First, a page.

The U.S. economy grew faster than initially thought in the third quarter, notching its best performance in two years, buoyed by strong consumer spending and a surge in soybean exports.
Gross domestic product increased at a 3.2 percent annual rate instead of the previously reported 2.9 percent pace, the Commerce Department said in its second GDP estimate on Tuesday. Growth was the strongest since the third quarter of 2014 and followed the second quarter's anemic 1.4 percent pace.
Growth was also lifted by upward revisions to business investment in structures and home building, underscoring the economy's solid fundamentals that further bolster the case for the Federal Reserve to raise interest rates next month.
Data ranging from housing to retail sales and manufacturing suggest the economy retained its momentum early in the fourth quarter even as exports appear to be faltering against the backdrop of renewed dollar strength and a fading soybean boost.
Fastest Increase Since Early 2014
When measured from the income side, the economy grew at a 5.2 percent clip amid a rebound in corporate profits and rising household incomes. That was the fastest pace of increase in gross domestic income since the second quarter of 2014 and followed a 0.7 percent rate of increase in the second quarter.
The third-quarter revision also showed a much more favorable growth profile for the economy. The boost from inventories was not as big as previously estimated, which suggests that businesses are not sitting on piles of unwanted goods.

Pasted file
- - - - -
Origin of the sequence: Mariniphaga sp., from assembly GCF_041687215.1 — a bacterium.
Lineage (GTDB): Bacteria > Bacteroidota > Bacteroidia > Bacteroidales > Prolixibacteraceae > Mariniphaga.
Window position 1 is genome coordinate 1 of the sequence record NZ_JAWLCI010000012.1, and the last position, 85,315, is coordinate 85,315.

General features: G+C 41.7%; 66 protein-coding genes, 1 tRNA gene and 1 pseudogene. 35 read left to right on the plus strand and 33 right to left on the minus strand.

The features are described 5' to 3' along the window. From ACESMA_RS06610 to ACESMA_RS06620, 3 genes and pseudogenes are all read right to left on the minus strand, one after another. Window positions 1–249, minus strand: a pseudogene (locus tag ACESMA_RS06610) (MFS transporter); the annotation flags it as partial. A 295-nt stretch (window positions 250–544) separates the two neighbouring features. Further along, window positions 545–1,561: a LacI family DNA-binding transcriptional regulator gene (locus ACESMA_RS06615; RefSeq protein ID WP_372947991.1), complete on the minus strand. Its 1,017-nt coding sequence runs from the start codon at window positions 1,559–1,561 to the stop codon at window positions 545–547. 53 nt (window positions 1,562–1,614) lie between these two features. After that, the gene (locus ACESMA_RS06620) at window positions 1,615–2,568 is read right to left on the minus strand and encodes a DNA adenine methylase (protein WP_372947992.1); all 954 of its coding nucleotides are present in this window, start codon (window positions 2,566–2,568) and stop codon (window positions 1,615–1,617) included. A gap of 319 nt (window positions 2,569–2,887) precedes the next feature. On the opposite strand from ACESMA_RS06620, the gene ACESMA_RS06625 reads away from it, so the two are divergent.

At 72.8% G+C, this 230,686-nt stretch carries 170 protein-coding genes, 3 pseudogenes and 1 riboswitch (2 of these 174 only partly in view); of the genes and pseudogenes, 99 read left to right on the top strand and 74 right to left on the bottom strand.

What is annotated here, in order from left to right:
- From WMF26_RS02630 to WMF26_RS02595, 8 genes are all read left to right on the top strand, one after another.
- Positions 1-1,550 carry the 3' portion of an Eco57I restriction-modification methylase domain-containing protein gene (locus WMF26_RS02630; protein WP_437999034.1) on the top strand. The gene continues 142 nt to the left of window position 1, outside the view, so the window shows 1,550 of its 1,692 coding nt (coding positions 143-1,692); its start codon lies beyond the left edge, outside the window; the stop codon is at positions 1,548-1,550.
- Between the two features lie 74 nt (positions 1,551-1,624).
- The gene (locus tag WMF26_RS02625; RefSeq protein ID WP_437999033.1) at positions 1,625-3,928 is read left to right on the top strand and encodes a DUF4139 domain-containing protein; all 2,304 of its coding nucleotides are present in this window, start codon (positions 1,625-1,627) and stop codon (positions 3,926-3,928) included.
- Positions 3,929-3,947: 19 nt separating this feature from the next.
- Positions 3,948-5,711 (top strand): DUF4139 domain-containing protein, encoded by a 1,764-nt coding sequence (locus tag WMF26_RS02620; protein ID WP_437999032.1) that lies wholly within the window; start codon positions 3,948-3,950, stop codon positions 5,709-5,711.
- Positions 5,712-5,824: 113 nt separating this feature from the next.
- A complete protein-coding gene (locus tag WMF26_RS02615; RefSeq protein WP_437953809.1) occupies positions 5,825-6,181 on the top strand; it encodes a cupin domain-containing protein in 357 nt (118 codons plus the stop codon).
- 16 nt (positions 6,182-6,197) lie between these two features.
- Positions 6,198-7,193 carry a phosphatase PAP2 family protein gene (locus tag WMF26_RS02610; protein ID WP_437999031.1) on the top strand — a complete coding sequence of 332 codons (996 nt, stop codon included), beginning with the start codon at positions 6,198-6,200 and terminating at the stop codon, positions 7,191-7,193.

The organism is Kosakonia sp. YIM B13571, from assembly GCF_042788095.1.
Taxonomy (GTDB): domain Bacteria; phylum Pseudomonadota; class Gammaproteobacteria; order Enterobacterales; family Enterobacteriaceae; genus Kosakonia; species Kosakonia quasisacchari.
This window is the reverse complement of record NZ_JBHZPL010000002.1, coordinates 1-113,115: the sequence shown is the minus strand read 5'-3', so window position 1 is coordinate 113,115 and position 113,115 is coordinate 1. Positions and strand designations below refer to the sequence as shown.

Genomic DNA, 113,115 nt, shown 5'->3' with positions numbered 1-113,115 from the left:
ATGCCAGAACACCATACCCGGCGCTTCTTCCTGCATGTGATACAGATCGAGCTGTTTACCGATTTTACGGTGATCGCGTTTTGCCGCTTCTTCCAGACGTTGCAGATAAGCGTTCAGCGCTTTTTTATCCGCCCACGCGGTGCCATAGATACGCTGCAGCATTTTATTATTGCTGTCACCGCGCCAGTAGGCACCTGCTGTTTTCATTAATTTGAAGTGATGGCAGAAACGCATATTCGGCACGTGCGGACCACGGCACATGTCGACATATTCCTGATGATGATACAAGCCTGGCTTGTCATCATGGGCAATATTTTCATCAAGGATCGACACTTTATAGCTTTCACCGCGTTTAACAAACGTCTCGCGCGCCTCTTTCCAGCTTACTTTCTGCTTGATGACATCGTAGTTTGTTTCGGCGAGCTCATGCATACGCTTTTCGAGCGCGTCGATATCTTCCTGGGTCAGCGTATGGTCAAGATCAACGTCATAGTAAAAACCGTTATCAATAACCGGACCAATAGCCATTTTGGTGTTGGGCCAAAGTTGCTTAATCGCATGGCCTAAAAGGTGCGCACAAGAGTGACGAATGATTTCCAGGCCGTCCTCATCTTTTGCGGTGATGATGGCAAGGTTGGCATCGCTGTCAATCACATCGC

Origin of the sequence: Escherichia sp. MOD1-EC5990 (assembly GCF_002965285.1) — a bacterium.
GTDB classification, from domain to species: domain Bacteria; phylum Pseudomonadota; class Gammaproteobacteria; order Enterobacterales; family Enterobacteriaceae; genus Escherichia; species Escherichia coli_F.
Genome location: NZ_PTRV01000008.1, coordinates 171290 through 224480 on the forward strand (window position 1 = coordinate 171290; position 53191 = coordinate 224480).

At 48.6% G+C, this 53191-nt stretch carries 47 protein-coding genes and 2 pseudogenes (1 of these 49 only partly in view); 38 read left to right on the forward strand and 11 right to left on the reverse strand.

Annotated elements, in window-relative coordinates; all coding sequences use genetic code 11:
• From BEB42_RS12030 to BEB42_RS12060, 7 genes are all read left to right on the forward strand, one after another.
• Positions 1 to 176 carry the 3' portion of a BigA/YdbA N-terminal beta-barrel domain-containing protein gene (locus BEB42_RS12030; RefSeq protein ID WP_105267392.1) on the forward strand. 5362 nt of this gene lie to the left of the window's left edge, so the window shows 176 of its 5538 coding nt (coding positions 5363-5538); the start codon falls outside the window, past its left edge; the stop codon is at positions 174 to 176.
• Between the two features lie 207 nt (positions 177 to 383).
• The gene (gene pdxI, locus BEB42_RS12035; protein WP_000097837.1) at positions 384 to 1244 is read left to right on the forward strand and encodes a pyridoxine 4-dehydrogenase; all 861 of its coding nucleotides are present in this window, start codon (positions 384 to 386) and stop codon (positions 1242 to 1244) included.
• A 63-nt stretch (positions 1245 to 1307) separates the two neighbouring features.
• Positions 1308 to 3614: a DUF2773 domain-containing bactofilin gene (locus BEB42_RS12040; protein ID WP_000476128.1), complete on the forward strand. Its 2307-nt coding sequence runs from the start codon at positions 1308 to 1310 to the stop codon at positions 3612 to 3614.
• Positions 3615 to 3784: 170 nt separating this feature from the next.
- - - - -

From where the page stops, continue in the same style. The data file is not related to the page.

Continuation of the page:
This means they will have more scope to place new orders, which augurs well for economic growth in the coming quarters. The sharp acceleration in GDP in the last quarter should quash any lingering fears that the economy was at risk of stalling after growth averaged just 1.1 percent in the first half.
That, together with a labor market that is near full employment and steadily rising inflation, could leave the Fed comfortable to hike interest rates at its December 13-14 policy meeting.
The Commerce Department said consumer spending, which accounts for more than two-thirds of U.S. economic activity, increased at a 2.8 percent rate in the third quarter and not the 2.1 percent pace reported last month. That was still a slowdown from the second quarter's robust 4.3 percent pace.